"I’ve seen vapour devices, are these more superior in delivery than liquid drops"
In a 2015 cross sectional analysis study designed to assess the relationship between marijuana and thyroid function, researchers found that "cannabis had a weak but statistically significant inverse correlation between recent marijuana use and the thyroid antibodies TPOAb and TBGAb, while free T3 showed a significant positive correlation." Or, in other words, cannabis use correlated to decreased levels of thyroid-attacking antibodies, and higher levels of T3, suggesting that recent cannabis use improved thyroid function via reducing thyroid autoimmunity — several studies have demonstrated cannabis’ immunomodulatory properties — and either a direct or indirect positive effect on T3 levels.
In a similar study, researchers "showed that recent marijuana users had significantly lower frequency of elevated thyrotropin (TSH) and positive anti-thyroperoxidase antibody (TPOAb) versus nonusers/past users."
Furthermore, in a 2009 preclinical study, researchers found that the type 1 cannabinoid receptor 1 (CB1) was densely present on both excitatory and inhibitory inputs on TRH (thyroid releasing hormone) neurons, suggesting that the endocannabinoid system may help regulate the appropriate manufacturing and secretion of the thyroid hormones, T3 and T4. This also makes sense, since the endocannabinoid system (ECS) is largely devoted to maintaining homeostasis (the tendency of organisms to auto-regulate and maintain their internal environment at equilibrium).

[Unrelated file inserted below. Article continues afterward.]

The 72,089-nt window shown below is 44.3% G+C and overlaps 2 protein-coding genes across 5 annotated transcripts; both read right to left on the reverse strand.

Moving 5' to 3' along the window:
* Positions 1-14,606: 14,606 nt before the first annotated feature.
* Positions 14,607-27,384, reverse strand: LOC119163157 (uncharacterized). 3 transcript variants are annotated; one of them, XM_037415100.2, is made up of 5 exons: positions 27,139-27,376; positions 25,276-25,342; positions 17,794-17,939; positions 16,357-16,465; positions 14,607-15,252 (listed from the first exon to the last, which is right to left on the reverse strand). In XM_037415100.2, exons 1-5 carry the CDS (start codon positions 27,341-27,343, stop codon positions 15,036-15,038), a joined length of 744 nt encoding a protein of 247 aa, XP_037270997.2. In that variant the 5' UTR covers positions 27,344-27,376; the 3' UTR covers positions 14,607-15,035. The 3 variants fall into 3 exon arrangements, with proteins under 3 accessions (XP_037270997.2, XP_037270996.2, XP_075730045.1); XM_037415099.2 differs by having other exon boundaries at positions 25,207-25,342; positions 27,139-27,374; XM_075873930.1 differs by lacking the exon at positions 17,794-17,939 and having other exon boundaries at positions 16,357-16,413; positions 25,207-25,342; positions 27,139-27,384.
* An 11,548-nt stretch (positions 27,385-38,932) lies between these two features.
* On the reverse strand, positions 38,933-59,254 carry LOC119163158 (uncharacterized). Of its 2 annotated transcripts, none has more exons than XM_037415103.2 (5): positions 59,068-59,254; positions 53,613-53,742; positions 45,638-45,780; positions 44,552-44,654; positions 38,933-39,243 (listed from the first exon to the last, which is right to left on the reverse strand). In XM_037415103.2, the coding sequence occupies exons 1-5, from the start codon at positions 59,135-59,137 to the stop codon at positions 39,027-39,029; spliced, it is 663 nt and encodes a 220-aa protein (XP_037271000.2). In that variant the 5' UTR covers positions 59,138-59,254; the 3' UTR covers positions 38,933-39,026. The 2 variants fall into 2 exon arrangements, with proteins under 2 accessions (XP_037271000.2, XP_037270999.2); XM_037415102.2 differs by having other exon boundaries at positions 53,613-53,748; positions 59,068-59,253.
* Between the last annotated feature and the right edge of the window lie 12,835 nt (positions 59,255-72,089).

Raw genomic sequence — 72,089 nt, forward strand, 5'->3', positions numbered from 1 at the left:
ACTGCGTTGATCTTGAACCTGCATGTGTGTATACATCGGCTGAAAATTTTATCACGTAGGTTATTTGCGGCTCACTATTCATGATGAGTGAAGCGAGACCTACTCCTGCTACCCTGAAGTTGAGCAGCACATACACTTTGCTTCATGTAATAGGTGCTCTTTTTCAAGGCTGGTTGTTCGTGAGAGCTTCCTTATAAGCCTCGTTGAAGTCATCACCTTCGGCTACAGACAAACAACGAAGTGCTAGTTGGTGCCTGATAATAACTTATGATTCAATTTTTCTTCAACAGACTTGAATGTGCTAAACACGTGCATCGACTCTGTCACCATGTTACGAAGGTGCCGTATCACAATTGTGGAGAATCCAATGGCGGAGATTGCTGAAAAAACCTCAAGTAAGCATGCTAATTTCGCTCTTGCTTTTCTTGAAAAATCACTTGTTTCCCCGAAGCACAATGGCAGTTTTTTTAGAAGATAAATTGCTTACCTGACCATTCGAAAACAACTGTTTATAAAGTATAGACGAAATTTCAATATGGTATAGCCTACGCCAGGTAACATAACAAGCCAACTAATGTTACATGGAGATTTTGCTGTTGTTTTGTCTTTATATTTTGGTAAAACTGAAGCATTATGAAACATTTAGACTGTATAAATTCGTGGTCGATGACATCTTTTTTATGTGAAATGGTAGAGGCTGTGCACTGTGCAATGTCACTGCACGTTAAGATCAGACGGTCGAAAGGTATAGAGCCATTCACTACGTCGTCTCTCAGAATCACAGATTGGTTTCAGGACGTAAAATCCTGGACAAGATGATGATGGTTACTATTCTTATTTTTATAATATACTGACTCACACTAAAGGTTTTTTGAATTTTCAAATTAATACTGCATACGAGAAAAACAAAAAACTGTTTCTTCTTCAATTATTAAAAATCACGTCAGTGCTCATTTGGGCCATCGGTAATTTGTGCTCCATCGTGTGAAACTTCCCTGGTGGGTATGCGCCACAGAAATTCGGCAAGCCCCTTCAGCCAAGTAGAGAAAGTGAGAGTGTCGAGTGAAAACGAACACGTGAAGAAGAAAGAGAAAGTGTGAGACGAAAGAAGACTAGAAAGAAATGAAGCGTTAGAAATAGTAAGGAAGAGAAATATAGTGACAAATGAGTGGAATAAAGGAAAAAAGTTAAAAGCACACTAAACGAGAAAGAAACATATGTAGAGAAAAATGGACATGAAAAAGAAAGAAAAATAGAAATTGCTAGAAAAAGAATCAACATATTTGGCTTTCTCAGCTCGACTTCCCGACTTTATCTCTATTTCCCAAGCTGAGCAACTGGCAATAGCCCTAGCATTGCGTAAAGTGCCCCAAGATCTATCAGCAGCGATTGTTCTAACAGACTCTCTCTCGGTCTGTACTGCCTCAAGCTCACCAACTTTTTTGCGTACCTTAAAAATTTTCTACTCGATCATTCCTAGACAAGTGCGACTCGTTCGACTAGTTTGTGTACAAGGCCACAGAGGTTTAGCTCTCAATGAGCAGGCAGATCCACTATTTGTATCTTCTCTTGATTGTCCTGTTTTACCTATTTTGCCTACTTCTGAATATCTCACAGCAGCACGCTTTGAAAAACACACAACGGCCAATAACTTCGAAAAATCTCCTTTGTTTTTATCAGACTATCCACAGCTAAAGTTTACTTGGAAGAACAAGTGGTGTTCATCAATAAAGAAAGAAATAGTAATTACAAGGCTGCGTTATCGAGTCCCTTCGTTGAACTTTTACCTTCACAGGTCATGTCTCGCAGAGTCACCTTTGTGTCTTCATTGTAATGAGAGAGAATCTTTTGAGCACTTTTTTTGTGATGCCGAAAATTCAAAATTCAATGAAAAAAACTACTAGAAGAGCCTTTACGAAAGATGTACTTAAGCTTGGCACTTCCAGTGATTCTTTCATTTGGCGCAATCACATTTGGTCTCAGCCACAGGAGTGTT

As of yet, there are no clinical studies evaluating CBD’s or THC’s specific effects on thyroid function. However, I would hypothesize that CBD would reduce the body’s self-attack on the thyroid/ reduce circulating thyroid antibodies, but would have less, if any, of a direct effect on the manufacturing and secretion of thyroid hormone. CBD has been shown to have profound immunomodulatory properties. However, CBD does not meaningfully interact with the CB1 receptor, and thus, would not directly affect thryroid releasing hormone neurons in the method described in the above 2009 study.
As far as dosage goes: In general, I would recommend between 10 and 20 milligrams of CBD twice per day.
For Hashimoto’s (and most chronic conditions without acute symptoms) I generally recommend an oil or edible over inhalation methods.
contains about 0.83mg of CBD/drop: take 12 drops (10mg) to 23 drops (20mg) twice/day.
1 pill (15mg) twice per day.
Please consult with your physician before starting any cannabis regimen. Do not discontinue your thyroid medication before consulting with your prescribing physician.